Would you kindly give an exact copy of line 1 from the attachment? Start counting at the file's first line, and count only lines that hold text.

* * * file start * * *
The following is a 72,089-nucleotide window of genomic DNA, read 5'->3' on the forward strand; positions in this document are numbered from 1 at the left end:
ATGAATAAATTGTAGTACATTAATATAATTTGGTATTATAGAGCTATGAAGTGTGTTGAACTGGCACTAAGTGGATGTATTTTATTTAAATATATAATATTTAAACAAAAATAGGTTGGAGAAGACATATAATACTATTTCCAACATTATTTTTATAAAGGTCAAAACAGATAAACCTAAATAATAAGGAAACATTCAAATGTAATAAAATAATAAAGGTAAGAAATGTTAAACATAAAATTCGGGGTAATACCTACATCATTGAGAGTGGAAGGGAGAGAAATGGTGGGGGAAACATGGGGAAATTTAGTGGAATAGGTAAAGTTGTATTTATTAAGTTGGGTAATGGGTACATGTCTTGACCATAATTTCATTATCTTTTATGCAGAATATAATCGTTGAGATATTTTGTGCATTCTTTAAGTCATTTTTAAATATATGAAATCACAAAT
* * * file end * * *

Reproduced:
The following is a 72,089-nucleotide window of genomic DNA, read 5'->3' on the forward strand; positions in this document are numbered from 1 at the left end: